Martijn Rats: Then on top of that, if you think about prices substantially above $70 already, you know, in the next couple of months, that will probably lead to the resumption of more drilling activity, more fracking activity in the United States. There are some time lags that mean that U.S. production will probably grow very modestly under almost any condition this year. But it would then set up the oil markets for much stronger growth from U.S. suppliers in 2022. You could reasonably expect, if that were to happen, that the back end of the forward curve would come under some pressure. When that happens, it has a habit of dragging down the front of the forward curve also with it to an extent. Above $70 both OPEC's spare capacity and U.S. shale growth could likely start to limit some of these price gains. And that's why we're calling for high 60s, up to $70, but not an awful lot more than that.

Andrew Sheets: Now looking a little bit farther out. Obviously, this question of environmental impact is enormously important to oil prices and the oil sector. So, you know, you and your colleagues have recently done a pretty deep dive into how you think the impact of environmental, social and governance concerns could impact the longer run oil prices. I was hoping you could just give a few thoughts on that and how that's thinking about the long-term trajectory for oil prices, in your view?

Martijn Rats: Basically since 2015, I would say there's been a real active discussion on peak oil demand and what it means. So, oil companies have been seeing this coming, and they're moderating their levels of investment already well in advance.

Martijn Rats: So what is increasingly unclear is whether demand will actually peak before supply or supply might even peak before demand. Now, given the factors that you just highlighted, the shareholder activism, there's been a landmark court ruling in the Netherlands, there have been further studies by the International Energy Agency, which have had some pretty clear language of what oil companies should do with their investment levels if they want to meet the Paris climate accord. All of these things make the scenario in which actually for a sustained period of, you know, several years, much of the rest of this decade, actually supply comes under pressure before demand.

Martijn Rats: Of course, it's relatively straightforward to say that demand should moderate to prevent excessive climate change. But for now, the next billion people in terms of global population growth is projected by the UN to happen in the next 40 years. Over the same 40-year period, the OECD is estimating that world GDP per capita in real terms will grow by 50%. So, a billion extra people, 50% more GDP per capita, that's an awful lot of people and an awful lot of GDP. Now, historically, across countries, across time, this is correlated with more demand for energy, including oil. And if you think that demand is going to grow for, say, another 10, maybe 15 years, and at the same time publicly listed oil companies, which produce about half of the world's oil, are increasingly under pressure from their shareholders to start limiting investment at the same time, then their production will likely roll over by 2023/2024.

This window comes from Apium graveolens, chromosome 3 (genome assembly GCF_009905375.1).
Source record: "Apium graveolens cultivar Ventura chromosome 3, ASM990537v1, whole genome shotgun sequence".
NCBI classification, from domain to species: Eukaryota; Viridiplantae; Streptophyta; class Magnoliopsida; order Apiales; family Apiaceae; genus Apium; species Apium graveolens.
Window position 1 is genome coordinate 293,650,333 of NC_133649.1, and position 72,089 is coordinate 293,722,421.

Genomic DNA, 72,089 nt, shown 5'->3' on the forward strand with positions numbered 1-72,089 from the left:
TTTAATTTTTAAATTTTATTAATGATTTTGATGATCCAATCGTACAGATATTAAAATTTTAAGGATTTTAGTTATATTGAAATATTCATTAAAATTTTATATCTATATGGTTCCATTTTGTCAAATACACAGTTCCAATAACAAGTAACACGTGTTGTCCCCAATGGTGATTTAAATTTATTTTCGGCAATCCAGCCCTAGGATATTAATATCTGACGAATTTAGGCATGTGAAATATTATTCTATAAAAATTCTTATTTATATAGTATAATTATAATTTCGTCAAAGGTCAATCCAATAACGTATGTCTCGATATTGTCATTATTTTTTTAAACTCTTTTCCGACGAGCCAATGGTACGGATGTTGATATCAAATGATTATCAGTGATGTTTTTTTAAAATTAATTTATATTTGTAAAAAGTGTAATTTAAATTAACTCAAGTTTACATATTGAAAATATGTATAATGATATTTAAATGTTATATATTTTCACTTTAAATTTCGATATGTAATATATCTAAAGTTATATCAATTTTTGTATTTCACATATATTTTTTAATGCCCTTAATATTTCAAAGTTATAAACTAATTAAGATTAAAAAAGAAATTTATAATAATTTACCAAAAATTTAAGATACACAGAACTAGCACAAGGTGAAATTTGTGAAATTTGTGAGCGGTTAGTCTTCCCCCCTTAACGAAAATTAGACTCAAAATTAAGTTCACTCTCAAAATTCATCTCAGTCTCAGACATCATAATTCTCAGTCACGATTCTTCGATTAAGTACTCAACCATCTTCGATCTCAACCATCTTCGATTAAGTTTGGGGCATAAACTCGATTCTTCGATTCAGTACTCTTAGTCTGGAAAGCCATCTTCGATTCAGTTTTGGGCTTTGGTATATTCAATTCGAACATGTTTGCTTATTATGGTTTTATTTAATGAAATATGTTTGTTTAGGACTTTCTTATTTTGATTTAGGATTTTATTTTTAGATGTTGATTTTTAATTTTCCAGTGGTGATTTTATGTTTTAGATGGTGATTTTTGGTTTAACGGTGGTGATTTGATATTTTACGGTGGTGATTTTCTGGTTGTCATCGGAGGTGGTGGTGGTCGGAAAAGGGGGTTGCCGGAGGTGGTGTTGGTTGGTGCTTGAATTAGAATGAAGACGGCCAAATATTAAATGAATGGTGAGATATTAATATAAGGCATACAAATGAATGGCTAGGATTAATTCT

Martijn Rats: And that opens up a large gap to be filled, which then presumably needs to come from national oil companies owned by governments and other privately owned oil companies. So, in a note that we published earlier this week, we talked about $80 oil as potentially required for those non-public companies to fill up that gap. And, yeah, it’s too early to make that the base case. We're not moving our oil price forecast to $80 between now and 2030 straight away. But it does highlight the extent to which once we get out of this reopening trade and some of the shorter-term transitory factors, there could be substantial, sustained upward pressure on oil prices because of the friction that transitioning to a decarbonized energy system that lies ahead ultimately will create for the balance of this decade. And that's where that stronger oil price forecast eventually comes from.

Andrew Sheets: Interesting. An important dynamic to watch. Martijn, thanks for taking the time to talk.

Martijn Rats: Great speaking with you.

Andrew Sheets:And thanks for listening. If you enjoy Thoughts of the Market, please leave us a review on Apple Podcasts and share the podcast with a friend or colleague today. 

Commodities prices have seen big moves over the last several months, but could a potentially stronger dollar and the mechanics of supply and demand cool the rally?